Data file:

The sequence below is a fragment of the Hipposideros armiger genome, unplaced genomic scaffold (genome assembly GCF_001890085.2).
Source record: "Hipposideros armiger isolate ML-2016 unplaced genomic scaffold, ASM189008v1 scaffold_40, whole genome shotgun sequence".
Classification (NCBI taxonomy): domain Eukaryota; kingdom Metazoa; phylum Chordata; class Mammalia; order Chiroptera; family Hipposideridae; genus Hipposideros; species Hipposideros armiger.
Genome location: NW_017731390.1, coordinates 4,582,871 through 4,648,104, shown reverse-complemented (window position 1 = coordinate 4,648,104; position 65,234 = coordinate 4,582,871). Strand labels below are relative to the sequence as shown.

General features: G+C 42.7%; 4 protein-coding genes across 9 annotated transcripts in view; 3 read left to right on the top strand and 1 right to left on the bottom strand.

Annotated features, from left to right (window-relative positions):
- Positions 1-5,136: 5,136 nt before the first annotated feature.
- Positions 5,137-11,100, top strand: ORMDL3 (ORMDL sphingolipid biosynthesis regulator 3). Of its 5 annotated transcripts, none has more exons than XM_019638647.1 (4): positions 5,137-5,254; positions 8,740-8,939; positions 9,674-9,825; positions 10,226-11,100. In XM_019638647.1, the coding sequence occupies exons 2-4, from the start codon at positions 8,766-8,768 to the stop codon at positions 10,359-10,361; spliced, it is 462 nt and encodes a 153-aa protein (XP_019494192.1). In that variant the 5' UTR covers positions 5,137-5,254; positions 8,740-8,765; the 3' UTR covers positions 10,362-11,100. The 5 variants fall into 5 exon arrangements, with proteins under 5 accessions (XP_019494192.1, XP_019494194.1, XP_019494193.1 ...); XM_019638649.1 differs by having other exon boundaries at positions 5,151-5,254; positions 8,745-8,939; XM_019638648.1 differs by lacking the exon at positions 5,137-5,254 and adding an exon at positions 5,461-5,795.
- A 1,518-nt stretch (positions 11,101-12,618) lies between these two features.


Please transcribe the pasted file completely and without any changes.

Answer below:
The sequence below is a fragment of the Hipposideros armiger genome, unplaced genomic scaffold (genome assembly GCF_001890085.2).
Source record: "Hipposideros armiger isolate ML-2016 unplaced genomic scaffold, ASM189008v1 scaffold_40, whole genome shotgun sequence".
Classification (NCBI taxonomy): domain Eukaryota; kingdom Metazoa; phylum Chordata; class Mammalia; order Chiroptera; family Hipposideridae; genus Hipposideros; species Hipposideros armiger.
Genome location: NW_017731390.1, coordinates 4,582,871 through 4,648,104, shown reverse-complemented (window position 1 = coordinate 4,648,104; position 65,234 = coordinate 4,582,871). Strand labels below are relative to the sequence as shown.

General features: G+C 42.7%; 4 protein-coding genes across 9 annotated transcripts in view; 3 read left to right on the top strand and 1 right to left on the bottom strand.

Annotated features, from left to right (window-relative positions):
- Positions 1-5,136: 5,136 nt before the first annotated feature.
- Positions 5,137-11,100, top strand: ORMDL3 (ORMDL sphingolipid biosynthesis regulator 3). Of its 5 annotated transcripts, none has more exons than XM_019638647.1 (4): positions 5,137-5,254; positions 8,740-8,939; positions 9,674-9,825; positions 10,226-11,100. In XM_019638647.1, the coding sequence occupies exons 2-4, from the start codon at positions 8,766-8,768 to the stop codon at positions 10,359-10,361; spliced, it is 462 nt and encodes a 153-aa protein (XP_019494192.1). In that variant the 5' UTR covers positions 5,137-5,254; positions 8,740-8,765; the 3' UTR covers positions 10,362-11,100. The 5 variants fall into 5 exon arrangements, with proteins under 5 accessions (XP_019494192.1, XP_019494194.1, XP_019494193.1 ...); XM_019638649.1 differs by having other exon boundaries at positions 5,151-5,254; positions 8,745-8,939; XM_019638648.1 differs by lacking the exon at positions 5,137-5,254 and adding an exon at positions 5,461-5,795.
- A 1,518-nt stretch (positions 11,101-12,618) lies between these two features.